Last summer, police in South Carolina arrested a mother for neglecting the health of her 555-pound, 14-year-old son. The case made national news—and raised controversial issues.

Should parents be held legally accountable for a dangerously overweight child? And, in general, when are parents to blame for their children’s wellness? If youngsters become sick or unhealthy while in their parents care, does this constitute child abuse or neglect?

The issue has been discussed before. Courts in several states have weighed the matter. All except one ruled to include “morbid obesity”—weight gain that harms the body’s organs and leads to life-threatening illnesses—in their legal definition of “medical neglect.”

This kind of abuse is classified as maltreatment. When a parent or guardian denies a child necessary health care, he or she may be arrested and charged with this type of neglect.

In the South Carolina case, police did charge the mother with criminal neglect. In response, her lawyer claimed she was unable to control her son’s diet when she was at work and could not supervise him. And she stated that when she was at home, she fed him the proper foods—she even followed guidelines given to her by the state’s Department of Social Services. (At press time, the court had not set a hearing date for this case.)

As is often the case, however, parents who are not present can’t police their children’s behavior. (Sometimes the adults can’t do it even when they are there.) What’s a parent to do?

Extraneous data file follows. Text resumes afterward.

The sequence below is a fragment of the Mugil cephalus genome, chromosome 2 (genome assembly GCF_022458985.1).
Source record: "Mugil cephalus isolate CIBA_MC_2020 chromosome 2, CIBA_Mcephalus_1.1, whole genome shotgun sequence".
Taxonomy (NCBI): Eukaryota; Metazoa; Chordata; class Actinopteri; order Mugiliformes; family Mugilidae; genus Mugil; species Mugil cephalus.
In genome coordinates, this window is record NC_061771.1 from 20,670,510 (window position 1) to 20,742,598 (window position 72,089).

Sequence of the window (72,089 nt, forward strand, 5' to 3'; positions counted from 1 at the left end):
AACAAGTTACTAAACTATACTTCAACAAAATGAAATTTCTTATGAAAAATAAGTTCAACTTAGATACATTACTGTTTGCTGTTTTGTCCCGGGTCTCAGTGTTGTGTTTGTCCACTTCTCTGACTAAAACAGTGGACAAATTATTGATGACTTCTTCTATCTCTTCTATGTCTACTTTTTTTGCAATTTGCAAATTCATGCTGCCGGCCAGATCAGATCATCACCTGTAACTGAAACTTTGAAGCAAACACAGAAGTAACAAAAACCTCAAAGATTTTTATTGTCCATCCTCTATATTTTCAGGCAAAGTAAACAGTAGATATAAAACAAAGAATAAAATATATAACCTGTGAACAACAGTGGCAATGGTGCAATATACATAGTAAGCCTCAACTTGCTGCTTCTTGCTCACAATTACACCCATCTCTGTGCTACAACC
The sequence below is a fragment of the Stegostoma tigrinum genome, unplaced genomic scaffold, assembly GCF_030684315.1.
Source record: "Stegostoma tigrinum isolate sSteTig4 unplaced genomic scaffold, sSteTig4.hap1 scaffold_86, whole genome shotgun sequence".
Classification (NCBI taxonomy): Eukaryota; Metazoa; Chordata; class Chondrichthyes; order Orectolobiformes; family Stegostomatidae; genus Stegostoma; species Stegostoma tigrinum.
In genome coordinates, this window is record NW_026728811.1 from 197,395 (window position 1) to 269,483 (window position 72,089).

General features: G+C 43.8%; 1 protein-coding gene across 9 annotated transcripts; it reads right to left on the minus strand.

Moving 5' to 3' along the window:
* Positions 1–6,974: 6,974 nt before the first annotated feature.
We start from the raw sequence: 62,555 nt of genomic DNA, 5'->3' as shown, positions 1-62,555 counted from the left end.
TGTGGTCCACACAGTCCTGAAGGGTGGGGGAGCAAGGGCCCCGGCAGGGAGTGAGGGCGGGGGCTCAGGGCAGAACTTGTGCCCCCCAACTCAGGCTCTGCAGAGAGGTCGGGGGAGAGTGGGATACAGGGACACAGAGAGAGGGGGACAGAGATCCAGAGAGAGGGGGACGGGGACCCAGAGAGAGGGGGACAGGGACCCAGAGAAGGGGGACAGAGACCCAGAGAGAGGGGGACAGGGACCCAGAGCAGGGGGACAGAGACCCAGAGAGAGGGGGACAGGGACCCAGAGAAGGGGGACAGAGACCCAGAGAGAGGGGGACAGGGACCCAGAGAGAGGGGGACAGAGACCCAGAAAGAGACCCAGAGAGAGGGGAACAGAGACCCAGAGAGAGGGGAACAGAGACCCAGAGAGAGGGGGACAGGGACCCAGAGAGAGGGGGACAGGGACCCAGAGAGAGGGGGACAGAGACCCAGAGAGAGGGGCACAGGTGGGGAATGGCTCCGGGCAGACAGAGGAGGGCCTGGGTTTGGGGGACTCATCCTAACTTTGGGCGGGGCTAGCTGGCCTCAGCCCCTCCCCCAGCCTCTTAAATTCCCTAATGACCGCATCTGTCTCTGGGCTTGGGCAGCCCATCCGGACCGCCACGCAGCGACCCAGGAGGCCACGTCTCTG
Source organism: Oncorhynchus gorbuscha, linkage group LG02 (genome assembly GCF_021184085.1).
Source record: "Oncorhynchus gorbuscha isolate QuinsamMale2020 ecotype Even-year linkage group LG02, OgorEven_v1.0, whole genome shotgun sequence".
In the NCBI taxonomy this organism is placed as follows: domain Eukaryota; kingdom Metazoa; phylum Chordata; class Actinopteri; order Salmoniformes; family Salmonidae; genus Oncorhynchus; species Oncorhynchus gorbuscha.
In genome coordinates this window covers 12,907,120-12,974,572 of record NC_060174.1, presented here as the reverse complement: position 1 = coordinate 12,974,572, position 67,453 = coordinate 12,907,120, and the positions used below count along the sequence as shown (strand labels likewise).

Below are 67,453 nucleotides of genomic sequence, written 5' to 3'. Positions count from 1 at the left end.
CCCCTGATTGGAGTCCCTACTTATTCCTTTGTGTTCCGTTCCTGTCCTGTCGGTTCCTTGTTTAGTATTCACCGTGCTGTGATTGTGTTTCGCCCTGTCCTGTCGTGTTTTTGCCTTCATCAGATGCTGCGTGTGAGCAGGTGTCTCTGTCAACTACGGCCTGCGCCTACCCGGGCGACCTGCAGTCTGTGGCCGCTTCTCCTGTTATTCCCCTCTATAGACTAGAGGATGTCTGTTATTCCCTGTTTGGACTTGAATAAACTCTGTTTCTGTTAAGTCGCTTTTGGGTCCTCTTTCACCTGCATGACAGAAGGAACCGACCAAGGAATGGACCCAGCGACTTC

Obesity involves many factors, and just monitoring a child’s diet cannot guarantee that little Tommy or Tisha won’t tip the scales at some future date.

In fact, a growing number of American parents are seeing their children become statistics.

According to reports about obesity trends, children are not merely obese, they are severely obese. The health risks for this group are staggering, and more studies are looking at the fat connection between parents and their children.

Unfortunately, the problem transcends geographic boundaries. In Britain, one study placed the lion’s share of blame on overweight parents for their offspring’s hefty problems. Researchers found that heavy parents tended to overfeed their kids. The study concluded by recommending that parents practice portion control at children’s mealtimes.

In reports about the South Carolina case, nowhere do I recall journalists mentioning how much food the teen ate.

Although it affects weight gain, portion control is an often overlooked aspect of the obesity problem. Most obesity studies focus on the condition’s link to an unhealthy diet and physical inactivity. This British study, however, indicated that those factors appeared to have little influence on the weight carried by 4- to 12-year-olds.

The study also suggested that children of overweight parents are often also fat because kids are likely to mirror their parents’ behavior. Specifically, girls copy their mothers, and boys imitate their fathers.

Have you checked what’s on your child’s plate? How about that serving size? And, while you’re at it, watch what you dish up for yourself. Why? Because your eating habits can serve as a critical influence on your children’s ability to make healthier choices now and later.